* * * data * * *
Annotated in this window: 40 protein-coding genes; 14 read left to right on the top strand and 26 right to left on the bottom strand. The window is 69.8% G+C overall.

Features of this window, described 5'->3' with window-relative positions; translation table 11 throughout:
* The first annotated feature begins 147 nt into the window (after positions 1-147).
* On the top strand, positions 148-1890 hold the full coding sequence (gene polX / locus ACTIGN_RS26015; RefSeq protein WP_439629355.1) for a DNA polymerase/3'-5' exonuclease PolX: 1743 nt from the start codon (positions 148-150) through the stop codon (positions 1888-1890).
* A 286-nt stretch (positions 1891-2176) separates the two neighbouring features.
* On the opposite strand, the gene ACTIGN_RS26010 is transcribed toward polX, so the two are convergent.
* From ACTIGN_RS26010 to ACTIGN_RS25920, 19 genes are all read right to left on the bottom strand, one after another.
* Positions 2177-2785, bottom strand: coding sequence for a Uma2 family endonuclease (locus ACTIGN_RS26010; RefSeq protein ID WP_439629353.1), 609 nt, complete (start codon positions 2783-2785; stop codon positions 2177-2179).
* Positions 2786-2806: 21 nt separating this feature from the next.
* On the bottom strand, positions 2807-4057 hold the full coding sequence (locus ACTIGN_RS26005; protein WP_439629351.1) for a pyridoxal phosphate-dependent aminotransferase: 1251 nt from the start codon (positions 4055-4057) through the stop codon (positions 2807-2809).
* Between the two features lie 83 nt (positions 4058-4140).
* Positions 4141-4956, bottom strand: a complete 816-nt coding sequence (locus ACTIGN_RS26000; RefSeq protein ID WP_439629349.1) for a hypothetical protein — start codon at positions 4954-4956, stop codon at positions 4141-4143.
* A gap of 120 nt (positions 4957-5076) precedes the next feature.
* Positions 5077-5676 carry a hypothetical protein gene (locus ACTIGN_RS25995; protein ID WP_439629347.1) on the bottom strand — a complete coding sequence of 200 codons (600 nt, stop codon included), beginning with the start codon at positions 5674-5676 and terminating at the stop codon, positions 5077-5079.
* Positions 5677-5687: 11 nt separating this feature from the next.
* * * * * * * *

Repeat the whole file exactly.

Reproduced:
Annotated in this window: 40 protein-coding genes; 14 read left to right on the top strand and 26 right to left on the bottom strand. The window is 69.8% G+C overall.

Features of this window, described 5'->3' with window-relative positions; translation table 11 throughout:
* The first annotated feature begins 147 nt into the window (after positions 1-147).
* On the top strand, positions 148-1890 hold the full coding sequence (gene polX / locus ACTIGN_RS26015; RefSeq protein WP_439629355.1) for a DNA polymerase/3'-5' exonuclease PolX: 1743 nt from the start codon (positions 148-150) through the stop codon (positions 1888-1890).
* A 286-nt stretch (positions 1891-2176) separates the two neighbouring features.
* On the opposite strand, the gene ACTIGN_RS26010 is transcribed toward polX, so the two are convergent.
* From ACTIGN_RS26010 to ACTIGN_RS25920, 19 genes are all read right to left on the bottom strand, one after another.
* Positions 2177-2785, bottom strand: coding sequence for a Uma2 family endonuclease (locus ACTIGN_RS26010; RefSeq protein ID WP_439629353.1), 609 nt, complete (start codon positions 2783-2785; stop codon positions 2177-2179).
* Positions 2786-2806: 21 nt separating this feature from the next.
* On the bottom strand, positions 2807-4057 hold the full coding sequence (locus ACTIGN_RS26005; protein WP_439629351.1) for a pyridoxal phosphate-dependent aminotransferase: 1251 nt from the start codon (positions 4055-4057) through the stop codon (positions 2807-2809).
* Between the two features lie 83 nt (positions 4058-4140).
* Positions 4141-4956, bottom strand: a complete 816-nt coding sequence (locus ACTIGN_RS26000; RefSeq protein ID WP_439629349.1) for a hypothetical protein — start codon at positions 4954-4956, stop codon at positions 4141-4143.
* A gap of 120 nt (positions 4957-5076) precedes the next feature.
* Positions 5077-5676 carry a hypothetical protein gene (locus ACTIGN_RS25995; protein ID WP_439629347.1) on the bottom strand — a complete coding sequence of 200 codons (600 nt, stop codon included), beginning with the start codon at positions 5674-5676 and terminating at the stop codon, positions 5077-5079.
* Positions 5677-5687: 11 nt separating this feature from the next.